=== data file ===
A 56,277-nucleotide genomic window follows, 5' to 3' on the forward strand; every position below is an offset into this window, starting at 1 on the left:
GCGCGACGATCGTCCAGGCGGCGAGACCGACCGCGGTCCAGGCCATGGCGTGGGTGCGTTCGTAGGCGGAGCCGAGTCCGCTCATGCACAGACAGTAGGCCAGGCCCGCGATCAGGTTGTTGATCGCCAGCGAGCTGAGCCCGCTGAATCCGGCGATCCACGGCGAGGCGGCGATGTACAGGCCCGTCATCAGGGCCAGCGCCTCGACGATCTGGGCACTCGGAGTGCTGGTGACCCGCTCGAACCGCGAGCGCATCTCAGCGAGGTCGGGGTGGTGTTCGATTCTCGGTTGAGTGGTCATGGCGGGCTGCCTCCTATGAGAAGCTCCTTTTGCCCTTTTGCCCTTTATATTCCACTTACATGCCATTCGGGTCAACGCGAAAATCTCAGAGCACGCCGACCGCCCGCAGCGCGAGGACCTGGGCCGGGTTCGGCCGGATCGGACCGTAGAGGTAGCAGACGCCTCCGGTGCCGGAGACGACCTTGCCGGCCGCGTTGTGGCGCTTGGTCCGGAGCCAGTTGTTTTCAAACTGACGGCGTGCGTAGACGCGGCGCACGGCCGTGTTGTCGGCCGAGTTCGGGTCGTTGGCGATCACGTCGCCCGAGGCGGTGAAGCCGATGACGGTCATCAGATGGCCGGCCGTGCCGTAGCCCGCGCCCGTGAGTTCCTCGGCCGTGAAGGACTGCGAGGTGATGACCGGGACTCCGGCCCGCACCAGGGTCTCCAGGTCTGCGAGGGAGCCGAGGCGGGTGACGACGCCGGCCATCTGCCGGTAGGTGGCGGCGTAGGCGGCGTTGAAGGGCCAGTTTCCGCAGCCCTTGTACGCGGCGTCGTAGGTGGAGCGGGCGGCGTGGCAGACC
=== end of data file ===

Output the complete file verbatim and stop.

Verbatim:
A 56,277-nucleotide genomic window follows, 5' to 3' on the forward strand; every position below is an offset into this window, starting at 1 on the left:
GCGCGACGATCGTCCAGGCGGCGAGACCGACCGCGGTCCAGGCCATGGCGTGGGTGCGTTCGTAGGCGGAGCCGAGTCCGCTCATGCACAGACAGTAGGCCAGGCCCGCGATCAGGTTGTTGATCGCCAGCGAGCTGAGCCCGCTGAATCCGGCGATCCACGGCGAGGCGGCGATGTACAGGCCCGTCATCAGGGCCAGCGCCTCGACGATCTGGGCACTCGGAGTGCTGGTGACCCGCTCGAACCGCGAGCGCATCTCAGCGAGGTCGGGGTGGTGTTCGATTCTCGGTTGAGTGGTCATGGCGGGCTGCCTCCTATGAGAAGCTCCTTTTGCCCTTTTGCCCTTTATATTCCACTTACATGCCATTCGGGTCAACGCGAAAATCTCAGAGCACGCCGACCGCCCGCAGCGCGAGGACCTGGGCCGGGTTCGGCCGGATCGGACCGTAGAGGTAGCAGACGCCTCCGGTGCCGGAGACGACCTTGCCGGCCGCGTTGTGGCGCTTGGTCCGGAGCCAGTTGTTTTCAAACTGACGGCGTGCGTAGACGCGGCGCACGGCCGTGTTGTCGGCCGAGTTCGGGTCGTTGGCGATCACGTCGCCCGAGGCGGTGAAGCCGATGACGGTCATCAGATGGCCGGCCGTGCCGTAGCCCGCGCCCGTGAGTTCCTCGGCCGTGAAGGACTGCGAGGTGATGACCGGGACTCCGGCCCGCACCAGGGTCTCCAGGTCTGCGAGGGAGCCGAGGCGGGTGACGACGCCGGCCATCTGCCGGTAGGTGGCGGCGTAGGCGGCGTTGAAGGGCCAGTTTCCGCAGCCCTTGTACGCGGCGTCGTAGGTGGAGCGGGCGGCGTGGCAGACC